Oh dear. Time for a teacherly interruption. These are horse chestnuts, which you can't eat. I wonder; can anyone bring us an edible sweet chestnut so we can see the difference?
The reason for my hesitation is that yes you can bake them in the oven. But not in order to eat them. Who can find out why you might want to bake them? A clue; try asking your dad, particularly if he's British.
Mark also brought us a plant. He hugged it tight to his chest.
'This plant is called heather. It's in the woods and it grows in the winter.'
Chloe brought something rather intriguing to show us.
'This is a bamboo from the Philippines (or possibly a little closer to home - Ikea perhaps?) There are three to give good luck,' she explained. She went on, 'There's a story about a coconut tree and a bamboo. There was a little bamboo and a big coconut tree. The big coconut tree was teasing the little bamboo. One day there was a big storm. The little bamboo was going over from side to side in the wind. The the big coconut went sideways and his roots came up and he fell over.....When it was sunny again, the little bamboo felt better.'
Tommy wondered, 'What are the lines for?' (He meant the rings round the stem of the plant). Closer inspection and an interesting discussion followed, and we discovered that new leaves sprout from the 'lines'.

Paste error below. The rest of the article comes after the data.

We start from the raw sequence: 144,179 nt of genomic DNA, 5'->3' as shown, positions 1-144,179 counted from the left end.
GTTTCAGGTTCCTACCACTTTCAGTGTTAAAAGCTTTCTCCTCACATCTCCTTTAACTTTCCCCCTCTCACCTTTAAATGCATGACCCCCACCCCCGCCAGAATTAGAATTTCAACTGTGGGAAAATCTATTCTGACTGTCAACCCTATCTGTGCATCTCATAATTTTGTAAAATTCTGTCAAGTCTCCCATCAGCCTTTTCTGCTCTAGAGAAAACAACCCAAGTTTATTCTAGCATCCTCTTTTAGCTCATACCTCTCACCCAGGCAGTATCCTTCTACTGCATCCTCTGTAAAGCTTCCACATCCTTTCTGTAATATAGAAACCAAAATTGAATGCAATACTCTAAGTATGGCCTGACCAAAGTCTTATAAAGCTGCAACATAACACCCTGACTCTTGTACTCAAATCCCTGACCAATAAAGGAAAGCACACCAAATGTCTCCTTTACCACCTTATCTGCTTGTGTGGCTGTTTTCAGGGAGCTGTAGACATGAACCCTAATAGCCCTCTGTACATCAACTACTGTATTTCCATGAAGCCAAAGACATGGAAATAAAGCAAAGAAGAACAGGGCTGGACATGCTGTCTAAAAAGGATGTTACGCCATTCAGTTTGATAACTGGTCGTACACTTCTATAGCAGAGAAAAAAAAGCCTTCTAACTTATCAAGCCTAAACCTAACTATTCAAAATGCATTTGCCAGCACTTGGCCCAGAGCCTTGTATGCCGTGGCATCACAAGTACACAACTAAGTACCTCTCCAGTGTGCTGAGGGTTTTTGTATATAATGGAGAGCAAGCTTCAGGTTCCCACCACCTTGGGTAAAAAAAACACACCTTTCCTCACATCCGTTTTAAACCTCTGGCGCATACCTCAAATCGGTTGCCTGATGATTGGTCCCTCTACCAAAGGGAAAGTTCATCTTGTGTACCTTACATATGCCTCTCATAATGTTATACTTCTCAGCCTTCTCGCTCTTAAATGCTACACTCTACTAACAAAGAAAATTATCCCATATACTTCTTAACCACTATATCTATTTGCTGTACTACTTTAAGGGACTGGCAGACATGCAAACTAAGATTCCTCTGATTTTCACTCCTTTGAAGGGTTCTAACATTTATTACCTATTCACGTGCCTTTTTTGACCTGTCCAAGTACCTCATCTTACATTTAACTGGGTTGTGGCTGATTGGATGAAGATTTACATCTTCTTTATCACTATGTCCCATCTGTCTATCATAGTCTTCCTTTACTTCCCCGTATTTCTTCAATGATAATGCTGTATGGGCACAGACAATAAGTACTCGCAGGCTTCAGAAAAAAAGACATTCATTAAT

We also wondered how the bamboo got its spiral shape. I wonder who can find out and let us know!
Virginia had to be content just to show us what she had brought. 'It's lavender. They smell even when they are dead,' she explained.
As well as a bag of dried lavender flowers, she also has some other mystery items. 'I am going to make something,' she told us. Sadly time restrictions meant that she was unable to do so today. However, we have set aside some time later in the week. I can't wait to see what it is!
Harrison brought a sprig of these.....
'This is from my dad's chilli. We planted it in the summer. I have eaten some in a sandwich.' Now hang on a minute there. A chilli sandwich? Aren't chillis those things that 'burn' you even when you just touch them? Time for a very brave teacher to pinch off the tiniest bit for the tiniest taste. And surprise, surprise, not even the tiniest bit 'hot'. Yes, I do believe that I too could eat one of these in a sandwich.
Lastly (for today) Viivi showed us a bag with a plant in. 'Take it out,' I suggested. She hesitated. And then I saw why.
'It's a nettle,' she explained.
'How did you get it out of the ground?' asked an inquisitive Tommy.
'My mum did it with gloves.' Phew!
Martin became quite animated as we were at the 'stinging' part of the discussion which ensued. He interrupted. 'If you touch it, and you get stung, then that's really healthy. And you can make them into tea.'
Not sure I fancy deliberately getting stung, even if it is supposed to be good for me, but perhaps we might try some nettle tea sometime. Milk and sugar anyone?